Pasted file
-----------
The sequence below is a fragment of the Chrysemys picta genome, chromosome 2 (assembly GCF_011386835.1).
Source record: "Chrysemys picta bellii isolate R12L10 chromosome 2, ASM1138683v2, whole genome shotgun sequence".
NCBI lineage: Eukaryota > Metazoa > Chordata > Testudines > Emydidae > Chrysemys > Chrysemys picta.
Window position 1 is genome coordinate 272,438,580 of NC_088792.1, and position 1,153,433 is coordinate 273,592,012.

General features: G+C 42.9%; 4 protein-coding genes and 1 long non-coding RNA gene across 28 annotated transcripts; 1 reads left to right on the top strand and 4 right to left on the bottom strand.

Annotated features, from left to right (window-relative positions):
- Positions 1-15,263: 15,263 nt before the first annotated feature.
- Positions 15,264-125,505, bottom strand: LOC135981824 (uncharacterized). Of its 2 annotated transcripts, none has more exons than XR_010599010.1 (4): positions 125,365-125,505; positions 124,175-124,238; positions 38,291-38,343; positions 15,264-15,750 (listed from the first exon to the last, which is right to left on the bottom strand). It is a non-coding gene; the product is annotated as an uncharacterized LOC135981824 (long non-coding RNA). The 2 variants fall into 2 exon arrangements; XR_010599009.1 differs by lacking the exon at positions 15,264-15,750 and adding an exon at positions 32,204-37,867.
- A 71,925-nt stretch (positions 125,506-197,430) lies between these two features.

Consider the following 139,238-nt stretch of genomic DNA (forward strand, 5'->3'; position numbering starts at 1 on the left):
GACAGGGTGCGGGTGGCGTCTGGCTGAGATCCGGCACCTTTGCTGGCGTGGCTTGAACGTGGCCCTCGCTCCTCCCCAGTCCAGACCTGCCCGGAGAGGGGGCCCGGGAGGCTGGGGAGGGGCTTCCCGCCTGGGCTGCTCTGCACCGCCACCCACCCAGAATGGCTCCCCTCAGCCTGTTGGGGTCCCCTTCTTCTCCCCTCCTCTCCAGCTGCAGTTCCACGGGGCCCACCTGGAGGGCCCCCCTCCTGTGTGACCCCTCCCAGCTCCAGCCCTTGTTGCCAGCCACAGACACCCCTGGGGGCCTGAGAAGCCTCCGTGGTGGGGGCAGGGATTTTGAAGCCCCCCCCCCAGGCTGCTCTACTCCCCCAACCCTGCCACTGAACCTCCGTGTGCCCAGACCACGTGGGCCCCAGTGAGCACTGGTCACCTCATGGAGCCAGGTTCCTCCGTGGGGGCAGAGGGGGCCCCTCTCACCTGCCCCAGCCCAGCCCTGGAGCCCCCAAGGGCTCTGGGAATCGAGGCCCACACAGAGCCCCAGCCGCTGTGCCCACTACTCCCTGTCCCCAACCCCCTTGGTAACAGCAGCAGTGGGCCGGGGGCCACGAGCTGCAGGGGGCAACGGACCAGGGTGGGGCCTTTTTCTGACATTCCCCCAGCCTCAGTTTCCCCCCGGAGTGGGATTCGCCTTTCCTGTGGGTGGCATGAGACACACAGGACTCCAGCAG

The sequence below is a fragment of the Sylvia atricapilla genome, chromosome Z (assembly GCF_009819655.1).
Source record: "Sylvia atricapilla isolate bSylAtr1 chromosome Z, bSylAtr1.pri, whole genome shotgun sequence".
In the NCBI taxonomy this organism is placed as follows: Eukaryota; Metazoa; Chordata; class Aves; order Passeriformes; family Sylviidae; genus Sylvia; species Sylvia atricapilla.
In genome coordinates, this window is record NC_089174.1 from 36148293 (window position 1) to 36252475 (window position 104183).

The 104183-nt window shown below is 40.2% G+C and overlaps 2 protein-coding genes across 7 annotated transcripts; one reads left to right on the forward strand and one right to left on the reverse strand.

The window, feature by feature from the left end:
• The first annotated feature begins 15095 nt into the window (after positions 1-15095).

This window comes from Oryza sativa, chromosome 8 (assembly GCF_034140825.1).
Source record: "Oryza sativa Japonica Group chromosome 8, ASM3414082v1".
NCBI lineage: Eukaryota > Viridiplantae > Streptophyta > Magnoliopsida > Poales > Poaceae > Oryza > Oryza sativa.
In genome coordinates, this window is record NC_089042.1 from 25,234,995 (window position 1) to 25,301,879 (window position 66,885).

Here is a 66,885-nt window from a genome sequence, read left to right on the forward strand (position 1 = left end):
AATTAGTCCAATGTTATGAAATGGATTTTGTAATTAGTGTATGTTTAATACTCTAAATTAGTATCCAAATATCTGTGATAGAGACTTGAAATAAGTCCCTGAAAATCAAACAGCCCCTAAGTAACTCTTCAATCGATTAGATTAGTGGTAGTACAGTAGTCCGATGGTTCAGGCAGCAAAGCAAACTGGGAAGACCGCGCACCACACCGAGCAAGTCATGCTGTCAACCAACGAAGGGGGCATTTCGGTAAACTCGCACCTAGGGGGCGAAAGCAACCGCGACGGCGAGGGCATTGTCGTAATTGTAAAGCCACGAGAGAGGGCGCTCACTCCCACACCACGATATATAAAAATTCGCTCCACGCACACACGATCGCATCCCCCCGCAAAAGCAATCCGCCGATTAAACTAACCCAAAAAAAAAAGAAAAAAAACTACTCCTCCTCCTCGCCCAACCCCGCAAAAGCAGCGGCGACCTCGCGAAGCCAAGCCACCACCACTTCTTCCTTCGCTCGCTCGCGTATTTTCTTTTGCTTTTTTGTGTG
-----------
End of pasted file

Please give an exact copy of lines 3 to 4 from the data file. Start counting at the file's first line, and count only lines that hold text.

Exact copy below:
NCBI lineage: Eukaryota > Metazoa > Chordata > Testudines > Emydidae > Chrysemys > Chrysemys picta.
Window position 1 is genome coordinate 272,438,580 of NC_088792.1, and position 1,153,433 is coordinate 273,592,012.